Cabrinovic, Nedjelko. (1895 -1916) One of the seven young men involved in the assassination of Archduke Franz Ferdinand.
Cabrinovic, (pronounced, Chabrinovitch) was the son of an Austrian police spy. Young Cabrinovic led an unsettled and, at times, stormy life. He was not a very good student. At fourteen, he father made him quit school and seek a trade. Nedjelko was not a particularly good employee either. He held several jobs -- apprentice plumber, carpenter and typesetter. He was a quarrelsome employee. His health was poor, so he made his way to Belgrade where he found work in an anarchist print shop.
When his health improved, Cabrinovic returned to Sarajevo. He took a leading role in a typesetters strike in 1912 and got himself banished from Sarajevo. His health failing again, and again out of money, he returned to Belgrade.
Cabrinovic was at times a socialist, at other times an anarchist, and at still other times, a nationalist. His idealism and zeal remained strong, but quite unfocused. While frequenting the subversive coffee shop scene in Belgrade, he was recruited by a Major Tankosic to take part in a plot to kill Archduke Franz Ferdinand, the heir-apparent to the Austrian throne. To this end, he and two other Bosnian-Serbs (Princip and Grabez) were trained in bomb throwing and marksmanship at a base in Serbia. (See the Sarajevo article for a fuller description of the assassination.) The three were smuggled across the border, back into Bosnia, to meet Franz Ferdinand when he visited Sarajevo in late June, 1914.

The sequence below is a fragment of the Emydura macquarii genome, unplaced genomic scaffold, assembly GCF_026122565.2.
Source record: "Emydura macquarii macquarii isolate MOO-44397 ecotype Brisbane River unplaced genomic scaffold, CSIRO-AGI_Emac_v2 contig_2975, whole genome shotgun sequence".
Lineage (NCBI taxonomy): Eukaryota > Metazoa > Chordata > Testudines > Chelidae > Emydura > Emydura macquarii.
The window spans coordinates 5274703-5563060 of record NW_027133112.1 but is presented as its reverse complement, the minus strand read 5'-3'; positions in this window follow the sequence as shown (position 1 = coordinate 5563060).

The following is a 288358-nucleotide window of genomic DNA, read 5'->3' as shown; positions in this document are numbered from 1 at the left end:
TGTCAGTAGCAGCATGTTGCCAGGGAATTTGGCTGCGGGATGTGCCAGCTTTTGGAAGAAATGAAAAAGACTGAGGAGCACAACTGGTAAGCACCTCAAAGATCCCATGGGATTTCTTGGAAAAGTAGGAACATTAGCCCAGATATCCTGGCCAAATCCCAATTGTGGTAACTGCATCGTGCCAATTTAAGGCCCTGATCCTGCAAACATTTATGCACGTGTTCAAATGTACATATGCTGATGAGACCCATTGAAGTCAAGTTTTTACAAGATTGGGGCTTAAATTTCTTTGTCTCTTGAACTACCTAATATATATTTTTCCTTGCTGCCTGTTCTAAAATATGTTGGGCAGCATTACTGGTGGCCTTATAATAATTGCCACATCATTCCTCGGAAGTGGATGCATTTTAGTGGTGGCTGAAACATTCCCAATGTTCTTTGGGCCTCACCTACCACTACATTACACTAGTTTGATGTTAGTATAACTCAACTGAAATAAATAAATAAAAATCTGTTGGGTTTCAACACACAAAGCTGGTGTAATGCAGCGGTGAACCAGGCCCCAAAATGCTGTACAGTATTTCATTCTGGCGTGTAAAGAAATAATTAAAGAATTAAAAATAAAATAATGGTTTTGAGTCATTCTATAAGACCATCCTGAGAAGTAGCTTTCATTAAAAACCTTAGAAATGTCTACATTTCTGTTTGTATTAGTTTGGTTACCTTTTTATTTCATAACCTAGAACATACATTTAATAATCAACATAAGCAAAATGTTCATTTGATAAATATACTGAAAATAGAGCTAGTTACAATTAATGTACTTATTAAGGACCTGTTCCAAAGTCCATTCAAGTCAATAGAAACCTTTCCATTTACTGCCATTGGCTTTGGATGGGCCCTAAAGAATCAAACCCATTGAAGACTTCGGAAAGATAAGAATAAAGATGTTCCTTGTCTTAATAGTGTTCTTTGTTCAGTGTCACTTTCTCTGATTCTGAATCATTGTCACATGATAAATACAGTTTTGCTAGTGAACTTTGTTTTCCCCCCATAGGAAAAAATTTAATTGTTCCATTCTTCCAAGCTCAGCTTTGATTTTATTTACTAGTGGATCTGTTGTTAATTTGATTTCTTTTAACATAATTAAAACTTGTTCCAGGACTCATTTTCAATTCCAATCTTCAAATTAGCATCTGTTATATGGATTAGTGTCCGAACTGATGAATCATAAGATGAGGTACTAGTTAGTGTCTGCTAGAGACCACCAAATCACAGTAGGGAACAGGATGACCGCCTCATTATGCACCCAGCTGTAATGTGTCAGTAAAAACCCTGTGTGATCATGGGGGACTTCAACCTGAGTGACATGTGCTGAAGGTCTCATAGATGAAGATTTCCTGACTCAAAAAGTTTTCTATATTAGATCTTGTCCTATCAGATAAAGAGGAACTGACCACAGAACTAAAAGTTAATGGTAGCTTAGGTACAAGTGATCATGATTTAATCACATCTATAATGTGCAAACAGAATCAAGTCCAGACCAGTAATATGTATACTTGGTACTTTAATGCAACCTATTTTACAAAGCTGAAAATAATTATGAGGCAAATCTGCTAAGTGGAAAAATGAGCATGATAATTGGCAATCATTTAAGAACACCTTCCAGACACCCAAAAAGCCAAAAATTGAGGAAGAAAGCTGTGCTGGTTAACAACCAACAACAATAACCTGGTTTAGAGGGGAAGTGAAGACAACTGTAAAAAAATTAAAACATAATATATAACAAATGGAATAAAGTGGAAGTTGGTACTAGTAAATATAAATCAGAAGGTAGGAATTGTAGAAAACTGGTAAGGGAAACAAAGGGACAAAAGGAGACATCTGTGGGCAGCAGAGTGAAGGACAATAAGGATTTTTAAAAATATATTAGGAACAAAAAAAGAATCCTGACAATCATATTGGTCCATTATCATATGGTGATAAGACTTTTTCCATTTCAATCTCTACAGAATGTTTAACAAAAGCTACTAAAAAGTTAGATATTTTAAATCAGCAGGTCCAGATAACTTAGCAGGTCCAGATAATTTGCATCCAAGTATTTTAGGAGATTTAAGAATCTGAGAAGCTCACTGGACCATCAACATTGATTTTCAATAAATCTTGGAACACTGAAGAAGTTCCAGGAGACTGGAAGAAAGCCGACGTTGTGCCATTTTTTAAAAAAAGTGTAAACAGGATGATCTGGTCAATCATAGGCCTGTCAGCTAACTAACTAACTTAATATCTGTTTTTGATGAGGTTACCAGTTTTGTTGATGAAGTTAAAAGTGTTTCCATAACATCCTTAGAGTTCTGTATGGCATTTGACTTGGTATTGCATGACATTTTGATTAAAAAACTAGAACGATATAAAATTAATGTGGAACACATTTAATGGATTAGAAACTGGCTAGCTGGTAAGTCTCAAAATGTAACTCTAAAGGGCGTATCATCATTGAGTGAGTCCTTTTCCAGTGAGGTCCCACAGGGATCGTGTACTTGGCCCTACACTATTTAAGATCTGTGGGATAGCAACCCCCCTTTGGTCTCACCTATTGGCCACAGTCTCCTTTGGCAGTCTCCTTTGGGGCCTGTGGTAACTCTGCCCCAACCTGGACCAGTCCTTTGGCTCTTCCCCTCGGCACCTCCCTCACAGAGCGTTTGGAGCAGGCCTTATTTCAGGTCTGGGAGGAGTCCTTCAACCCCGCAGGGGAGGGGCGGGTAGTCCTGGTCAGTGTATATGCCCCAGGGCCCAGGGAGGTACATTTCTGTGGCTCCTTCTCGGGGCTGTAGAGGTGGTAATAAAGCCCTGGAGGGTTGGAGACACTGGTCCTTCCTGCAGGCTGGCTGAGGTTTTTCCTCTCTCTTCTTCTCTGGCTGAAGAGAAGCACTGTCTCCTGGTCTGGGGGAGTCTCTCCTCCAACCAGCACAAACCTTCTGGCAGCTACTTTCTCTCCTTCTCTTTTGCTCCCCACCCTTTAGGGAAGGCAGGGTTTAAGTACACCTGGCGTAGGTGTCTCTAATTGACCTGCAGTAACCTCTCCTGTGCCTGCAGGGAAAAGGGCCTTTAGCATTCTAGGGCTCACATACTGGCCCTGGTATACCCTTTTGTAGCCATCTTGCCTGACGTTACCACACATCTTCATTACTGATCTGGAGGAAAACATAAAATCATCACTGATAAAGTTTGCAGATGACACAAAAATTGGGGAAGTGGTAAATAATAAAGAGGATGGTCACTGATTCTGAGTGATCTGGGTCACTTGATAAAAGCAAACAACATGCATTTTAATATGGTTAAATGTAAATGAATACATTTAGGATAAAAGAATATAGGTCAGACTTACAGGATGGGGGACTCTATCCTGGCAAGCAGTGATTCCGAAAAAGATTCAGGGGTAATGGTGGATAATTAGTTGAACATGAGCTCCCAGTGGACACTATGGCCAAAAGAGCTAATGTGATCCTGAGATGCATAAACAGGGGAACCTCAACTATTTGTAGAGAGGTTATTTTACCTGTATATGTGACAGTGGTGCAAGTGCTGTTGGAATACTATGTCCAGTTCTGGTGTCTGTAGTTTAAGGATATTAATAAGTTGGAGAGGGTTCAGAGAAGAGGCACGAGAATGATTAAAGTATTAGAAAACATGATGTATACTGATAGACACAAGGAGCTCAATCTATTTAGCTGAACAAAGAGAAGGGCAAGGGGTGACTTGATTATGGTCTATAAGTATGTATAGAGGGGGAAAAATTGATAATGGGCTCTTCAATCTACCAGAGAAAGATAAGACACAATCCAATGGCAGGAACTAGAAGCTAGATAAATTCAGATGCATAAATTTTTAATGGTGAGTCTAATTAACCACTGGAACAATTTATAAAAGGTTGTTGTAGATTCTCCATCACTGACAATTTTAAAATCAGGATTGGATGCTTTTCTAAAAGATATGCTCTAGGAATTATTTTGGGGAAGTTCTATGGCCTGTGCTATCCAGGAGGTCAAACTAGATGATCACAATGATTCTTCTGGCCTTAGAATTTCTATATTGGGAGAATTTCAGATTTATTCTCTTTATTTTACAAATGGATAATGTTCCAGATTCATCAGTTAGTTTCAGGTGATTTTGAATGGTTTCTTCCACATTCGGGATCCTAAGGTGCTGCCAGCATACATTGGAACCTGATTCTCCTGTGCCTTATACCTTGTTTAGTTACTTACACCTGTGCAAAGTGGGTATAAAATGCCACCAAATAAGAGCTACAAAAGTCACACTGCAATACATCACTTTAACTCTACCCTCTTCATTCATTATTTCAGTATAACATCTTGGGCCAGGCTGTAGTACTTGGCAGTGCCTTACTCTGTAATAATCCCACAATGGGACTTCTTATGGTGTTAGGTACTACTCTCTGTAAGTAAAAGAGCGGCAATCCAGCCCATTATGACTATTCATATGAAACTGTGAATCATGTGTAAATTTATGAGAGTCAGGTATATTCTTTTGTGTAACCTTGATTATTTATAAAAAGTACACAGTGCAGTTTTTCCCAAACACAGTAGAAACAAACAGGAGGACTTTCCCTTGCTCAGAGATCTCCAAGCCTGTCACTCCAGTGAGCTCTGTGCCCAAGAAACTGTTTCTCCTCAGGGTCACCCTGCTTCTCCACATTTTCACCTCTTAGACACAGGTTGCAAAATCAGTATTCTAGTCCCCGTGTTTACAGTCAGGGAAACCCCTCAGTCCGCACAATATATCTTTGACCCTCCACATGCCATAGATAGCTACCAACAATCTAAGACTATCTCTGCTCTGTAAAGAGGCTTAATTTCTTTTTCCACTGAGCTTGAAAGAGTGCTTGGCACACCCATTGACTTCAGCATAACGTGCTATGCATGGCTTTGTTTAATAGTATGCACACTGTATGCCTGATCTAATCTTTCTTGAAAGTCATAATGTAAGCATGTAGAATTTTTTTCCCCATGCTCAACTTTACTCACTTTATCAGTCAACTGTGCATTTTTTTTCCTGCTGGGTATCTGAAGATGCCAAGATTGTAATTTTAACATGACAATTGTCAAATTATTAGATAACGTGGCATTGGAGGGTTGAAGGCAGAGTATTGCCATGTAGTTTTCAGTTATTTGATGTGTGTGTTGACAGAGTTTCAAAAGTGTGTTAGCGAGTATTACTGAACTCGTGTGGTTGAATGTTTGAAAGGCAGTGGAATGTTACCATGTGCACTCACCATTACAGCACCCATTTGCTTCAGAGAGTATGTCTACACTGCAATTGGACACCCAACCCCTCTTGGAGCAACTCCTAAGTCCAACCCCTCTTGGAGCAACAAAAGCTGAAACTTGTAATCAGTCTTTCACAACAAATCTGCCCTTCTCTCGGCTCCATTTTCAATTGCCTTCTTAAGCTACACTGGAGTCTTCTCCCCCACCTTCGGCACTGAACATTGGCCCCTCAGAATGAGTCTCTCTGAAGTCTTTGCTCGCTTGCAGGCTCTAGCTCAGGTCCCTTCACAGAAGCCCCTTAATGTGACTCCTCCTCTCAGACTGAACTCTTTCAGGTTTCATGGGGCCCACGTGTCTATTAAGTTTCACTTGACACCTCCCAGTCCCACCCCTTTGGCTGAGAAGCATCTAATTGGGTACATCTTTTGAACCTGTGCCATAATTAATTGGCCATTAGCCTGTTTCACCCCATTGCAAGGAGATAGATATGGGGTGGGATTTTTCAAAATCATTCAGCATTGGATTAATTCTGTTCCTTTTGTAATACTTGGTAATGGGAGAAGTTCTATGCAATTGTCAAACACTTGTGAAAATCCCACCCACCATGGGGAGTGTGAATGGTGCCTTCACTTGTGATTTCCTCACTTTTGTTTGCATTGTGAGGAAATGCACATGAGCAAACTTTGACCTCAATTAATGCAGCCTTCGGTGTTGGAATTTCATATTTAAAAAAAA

On the fateful morning of June 28th, Cabrinovic was stationed in the crowds that lined the wide avenue -- Appel Quay. He threw his bomb, but failed to kill the Archduke. Cabrinovic then swallowed his poison and jumped over the stone retaining wall, into the River Miljacka. The poison was old, however, and only made him vomit. The river was only a few inches deep. He was taken into custody.
Princip, Cabrinovic and many others stood trial in October, 1914 for their crime. His statements gave motives that varied -- wanting to appear as heros, revenge for Bosnian poverty, being a martyr to the cause of Greater Serbia, etc. "...we wanted to do good..."
Unlike Princip, Cabrinovic expressed tearful remorse for his acts. The humanity of his victim apparently never broke through the youthful wall of idealism until he heard Franz Ferdinand's words to his dying wife read in the court. "We have profound regrets...we did not know that the late Franz Ferdinand was a father."
Cabrinovic was found guilty and sentenced to 20 years in prison. He died in January of 1916 of tuberculosis.